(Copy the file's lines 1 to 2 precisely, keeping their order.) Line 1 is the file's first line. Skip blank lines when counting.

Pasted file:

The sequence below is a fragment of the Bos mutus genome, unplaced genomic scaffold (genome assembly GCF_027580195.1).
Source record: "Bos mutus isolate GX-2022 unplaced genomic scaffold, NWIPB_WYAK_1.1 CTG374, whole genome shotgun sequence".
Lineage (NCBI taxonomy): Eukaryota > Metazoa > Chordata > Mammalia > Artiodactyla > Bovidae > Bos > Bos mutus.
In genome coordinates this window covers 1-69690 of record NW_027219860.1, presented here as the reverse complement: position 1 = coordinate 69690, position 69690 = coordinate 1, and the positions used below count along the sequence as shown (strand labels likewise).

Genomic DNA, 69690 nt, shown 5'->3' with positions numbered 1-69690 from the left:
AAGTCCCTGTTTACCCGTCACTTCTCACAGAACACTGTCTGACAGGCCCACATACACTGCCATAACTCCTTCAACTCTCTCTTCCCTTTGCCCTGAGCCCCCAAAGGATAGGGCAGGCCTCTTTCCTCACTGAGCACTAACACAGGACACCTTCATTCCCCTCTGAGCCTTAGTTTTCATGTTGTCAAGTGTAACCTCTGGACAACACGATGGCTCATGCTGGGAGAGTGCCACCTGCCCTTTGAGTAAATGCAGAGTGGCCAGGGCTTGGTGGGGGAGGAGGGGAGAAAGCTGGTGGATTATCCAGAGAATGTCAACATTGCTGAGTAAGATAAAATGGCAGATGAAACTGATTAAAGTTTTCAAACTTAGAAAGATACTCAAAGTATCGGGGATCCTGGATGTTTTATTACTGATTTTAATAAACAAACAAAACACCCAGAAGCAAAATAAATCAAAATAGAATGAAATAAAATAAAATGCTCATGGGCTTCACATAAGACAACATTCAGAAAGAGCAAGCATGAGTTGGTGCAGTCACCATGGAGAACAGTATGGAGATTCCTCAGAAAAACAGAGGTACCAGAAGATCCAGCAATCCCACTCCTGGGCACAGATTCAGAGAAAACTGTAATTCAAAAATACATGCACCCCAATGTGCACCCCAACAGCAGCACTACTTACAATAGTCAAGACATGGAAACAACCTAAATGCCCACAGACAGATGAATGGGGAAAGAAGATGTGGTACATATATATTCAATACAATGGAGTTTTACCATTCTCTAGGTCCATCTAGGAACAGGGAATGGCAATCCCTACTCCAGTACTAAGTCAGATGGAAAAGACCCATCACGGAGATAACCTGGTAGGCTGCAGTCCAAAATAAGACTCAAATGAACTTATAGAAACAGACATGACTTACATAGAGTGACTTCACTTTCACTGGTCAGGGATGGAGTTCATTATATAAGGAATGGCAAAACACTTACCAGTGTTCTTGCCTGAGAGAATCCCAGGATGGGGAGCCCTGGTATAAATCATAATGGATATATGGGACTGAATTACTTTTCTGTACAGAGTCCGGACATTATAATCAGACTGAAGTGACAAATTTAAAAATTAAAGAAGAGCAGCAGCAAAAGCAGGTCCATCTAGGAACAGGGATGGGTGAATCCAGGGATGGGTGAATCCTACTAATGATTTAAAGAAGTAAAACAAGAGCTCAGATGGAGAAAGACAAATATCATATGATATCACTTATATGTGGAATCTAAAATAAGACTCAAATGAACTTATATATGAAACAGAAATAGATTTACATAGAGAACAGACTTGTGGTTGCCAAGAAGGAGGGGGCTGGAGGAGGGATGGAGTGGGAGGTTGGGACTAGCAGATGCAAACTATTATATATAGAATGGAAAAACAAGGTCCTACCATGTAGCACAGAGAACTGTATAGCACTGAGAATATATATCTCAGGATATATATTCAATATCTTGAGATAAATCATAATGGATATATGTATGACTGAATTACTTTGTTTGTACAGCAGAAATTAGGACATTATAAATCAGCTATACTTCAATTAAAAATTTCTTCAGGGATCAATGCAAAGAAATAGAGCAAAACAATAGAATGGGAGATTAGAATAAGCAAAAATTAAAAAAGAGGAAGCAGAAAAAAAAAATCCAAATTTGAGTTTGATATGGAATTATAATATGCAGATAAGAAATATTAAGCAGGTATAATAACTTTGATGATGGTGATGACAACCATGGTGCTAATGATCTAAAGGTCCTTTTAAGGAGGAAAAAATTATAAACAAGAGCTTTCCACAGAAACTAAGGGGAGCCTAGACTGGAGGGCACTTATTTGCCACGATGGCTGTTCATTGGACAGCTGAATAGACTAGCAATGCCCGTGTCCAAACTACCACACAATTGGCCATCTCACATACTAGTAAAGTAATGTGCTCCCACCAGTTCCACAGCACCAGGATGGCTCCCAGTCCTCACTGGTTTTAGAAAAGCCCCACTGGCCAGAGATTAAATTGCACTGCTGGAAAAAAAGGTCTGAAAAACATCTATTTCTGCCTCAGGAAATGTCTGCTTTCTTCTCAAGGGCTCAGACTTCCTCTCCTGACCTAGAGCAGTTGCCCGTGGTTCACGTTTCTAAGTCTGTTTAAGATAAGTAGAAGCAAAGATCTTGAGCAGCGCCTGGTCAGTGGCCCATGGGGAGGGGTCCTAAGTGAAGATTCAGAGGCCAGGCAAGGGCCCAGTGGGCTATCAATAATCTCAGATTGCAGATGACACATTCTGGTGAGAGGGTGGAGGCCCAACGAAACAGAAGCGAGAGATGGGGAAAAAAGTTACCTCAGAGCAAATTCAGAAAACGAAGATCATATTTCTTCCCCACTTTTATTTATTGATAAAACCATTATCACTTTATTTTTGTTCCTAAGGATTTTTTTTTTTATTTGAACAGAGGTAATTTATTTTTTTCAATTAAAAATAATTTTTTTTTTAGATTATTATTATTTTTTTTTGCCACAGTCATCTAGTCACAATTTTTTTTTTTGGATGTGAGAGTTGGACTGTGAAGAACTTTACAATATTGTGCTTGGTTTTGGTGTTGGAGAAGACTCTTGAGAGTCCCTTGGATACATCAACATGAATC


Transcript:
The sequence below is a fragment of the Bos mutus genome, unplaced genomic scaffold (genome assembly GCF_027580195.1).
Source record: "Bos mutus isolate GX-2022 unplaced genomic scaffold, NWIPB_WYAK_1.1 CTG374, whole genome shotgun sequence".